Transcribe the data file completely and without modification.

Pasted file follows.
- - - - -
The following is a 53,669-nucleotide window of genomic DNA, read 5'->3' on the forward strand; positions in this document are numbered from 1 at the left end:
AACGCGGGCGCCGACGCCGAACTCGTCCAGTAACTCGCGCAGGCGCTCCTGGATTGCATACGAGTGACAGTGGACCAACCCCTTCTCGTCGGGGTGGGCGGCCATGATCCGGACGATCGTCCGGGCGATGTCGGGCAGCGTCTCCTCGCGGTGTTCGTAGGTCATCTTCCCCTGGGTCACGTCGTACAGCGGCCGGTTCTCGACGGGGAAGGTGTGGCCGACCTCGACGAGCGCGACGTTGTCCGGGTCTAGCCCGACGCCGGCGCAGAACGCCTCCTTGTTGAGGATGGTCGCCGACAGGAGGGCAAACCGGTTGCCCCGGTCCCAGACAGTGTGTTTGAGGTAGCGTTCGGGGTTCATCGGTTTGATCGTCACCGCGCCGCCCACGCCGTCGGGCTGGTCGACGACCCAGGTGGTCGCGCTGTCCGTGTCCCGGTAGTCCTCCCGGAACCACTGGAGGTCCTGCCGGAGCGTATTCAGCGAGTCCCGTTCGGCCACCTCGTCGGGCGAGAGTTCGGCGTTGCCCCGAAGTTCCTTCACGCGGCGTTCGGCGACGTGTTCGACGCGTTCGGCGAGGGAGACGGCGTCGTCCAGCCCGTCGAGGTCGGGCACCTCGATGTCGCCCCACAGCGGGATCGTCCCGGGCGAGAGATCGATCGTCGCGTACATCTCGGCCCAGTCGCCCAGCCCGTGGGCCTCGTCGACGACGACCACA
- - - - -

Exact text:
The following is a 53,669-nucleotide window of genomic DNA, read 5'->3' on the forward strand; positions in this document are numbered from 1 at the left end:
AACGCGGGCGCCGACGCCGAACTCGTCCAGTAACTCGCGCAGGCGCTCCTGGATTGCATACGAGTGACAGTGGACCAACCCCTTCTCGTCGGGGTGGGCGGCCATGATCCGGACGATCGTCCGGGCGATGTCGGGCAGCGTCTCCTCGCGGTGTTCGTAGGTCATCTTCCCCTGGGTCACGTCGTACAGCGGCCGGTTCTCGACGGGGAAGGTGTGGCCGACCTCGACGAGCGCGACGTTGTCCGGGTCTAGCCCGACGCCGGCGCAGAACGCCTCCTTGTTGAGGATGGTCGCCGACAGGAGGGCAAACCGGTTGCCCCGGTCCCAGACAGTGTGTTTGAGGTAGCGTTCGGGGTTCATCGGTTTGATCGTCACCGCGCCGCCCACGCCGTCGGGCTGGTCGACGACCCAGGTGGTCGCGCTGTCCGTGTCCCGGTAGTCCTCCCGGAACCACTGGAGGTCCTGCCGGAGCGTATTCAGCGAGTCCCGTTCGGCCACCTCGTCGGGCGAGAGTTCGGCGTTGCCCCGAAGTTCCTTCACGCGGCGTTCGGCGACGTGTTCGACGCGTTCGGCGAGGGAGACGGCGTCGTCCAGCCCGTCGAGGTCGGGCACCTCGATGTCGCCCCACAGCGGGATCGTCCCGGGCGAGAGATCGATCGTCGCGTACATCTCGGCCCAGTCGCCCAGCCCGTGGGCCTCGTCGACGACGACCACA